How many taxes are filed on the night of April 14? Just ask all the accountants who come to the Seder bleary-eyed. And how many people file for extensions and don’t complete them until October 14?
My Rebbe, Rabbi Berel Wein, often wryly notes that the procrastinator’s club is holding its first meeting… next week.
People procrastinate because they feel too anxious about doing what they need or actually want to do. The problem is that procrastinating only exacerbates feelings of anxiety. When a person procrastinates, he feels more stressed that not only is he shirking his responsibilities but he is also doing nothing to accomplish his goal. It becomes a vicious cycle.
In life generally, we settle into our comfort zone, in which we feel secure in knowing what and when to expect things. We like the familiar and predictable. Expanding our comfort zone requires optimism and the confidence to step into the vast unknown. It also entails the willingness and “guts” to risk failure. Often, we shy away from opportunities because we don’t want to place ourselves in uncomfortable situations.
The problem is that if we don’t expand our comfort zone, it begins to shrink. We start to lose confidence in our abilities and faith in ourselves. To feel accomplished and successful one needs to challenge his surroundings and be willing to feel periodically uncomfortable.
Often we don’t progress until something forces us to. “Good enough is the enemy of better,” and we often reason that we are doing good enough. If and when we are forced out of our comfort zone by life situations, we often resist mightily. But if we persevere and can adequately traverse the challenge, we look back at that impetus as a blessing in disguise.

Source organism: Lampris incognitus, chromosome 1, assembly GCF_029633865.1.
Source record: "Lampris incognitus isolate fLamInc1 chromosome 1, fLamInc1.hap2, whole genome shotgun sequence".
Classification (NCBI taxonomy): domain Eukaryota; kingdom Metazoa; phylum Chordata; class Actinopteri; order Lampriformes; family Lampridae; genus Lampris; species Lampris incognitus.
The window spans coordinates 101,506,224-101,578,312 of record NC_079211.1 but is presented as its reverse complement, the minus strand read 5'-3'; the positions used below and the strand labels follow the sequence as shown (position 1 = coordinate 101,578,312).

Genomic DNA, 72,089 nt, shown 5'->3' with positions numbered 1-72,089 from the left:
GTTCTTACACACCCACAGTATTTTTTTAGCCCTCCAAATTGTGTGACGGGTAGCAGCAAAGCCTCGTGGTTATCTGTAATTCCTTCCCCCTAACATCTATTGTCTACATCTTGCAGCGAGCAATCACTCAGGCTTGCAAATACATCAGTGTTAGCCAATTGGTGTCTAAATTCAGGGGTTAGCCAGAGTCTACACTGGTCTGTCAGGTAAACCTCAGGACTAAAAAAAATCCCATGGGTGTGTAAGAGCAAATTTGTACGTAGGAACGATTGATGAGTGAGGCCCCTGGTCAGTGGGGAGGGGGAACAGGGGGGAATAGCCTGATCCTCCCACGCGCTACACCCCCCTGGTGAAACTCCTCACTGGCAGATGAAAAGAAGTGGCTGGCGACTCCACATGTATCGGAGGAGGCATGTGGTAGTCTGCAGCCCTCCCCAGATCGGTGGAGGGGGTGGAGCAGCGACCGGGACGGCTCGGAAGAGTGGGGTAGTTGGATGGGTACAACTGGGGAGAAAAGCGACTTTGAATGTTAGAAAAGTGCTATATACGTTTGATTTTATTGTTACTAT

The opening words of Shaarei Teshuvah state: “From amongst the goodness that G-d, blessed is He, has bestowed upon His creations, is that he has prepared for them a path to ascend from the depth of their actions and to flee the abyss of sin, to save their souls from utter destruction, and to turn His wrath away from them.”
In his commentary, Rav Matisyahu Salomon, shlita, explains that if the Shaarei Teshuvah commences by relating to us how great the gift of teshuvah is, then it follows that we should feel joy and internal happiness when engaging in teshuvah.
Elul and Tishrei are days of solemn introspection. But beyond that arduous soul work lies great satisfaction and fulfillment. All the issues and “stuff” that we push off dealing with all year round now stand before us like a brick wall. We want to flee its grasp and run back to our idyllic life of complacency and rote. But Rosh Hashanah and Yom Kippur are rapidly approaching and we don’t want to lose the opportunity afforded to us.
When we embrace the challenge that confronts us to scrutinize ourselves and contemplate how we can be better spouses, parents, children, community members, Torah Jews, etc., we will feel that sense of deep joy that results from fulfilling our responsibilities once and for all and expanding the confines of our little selfish world.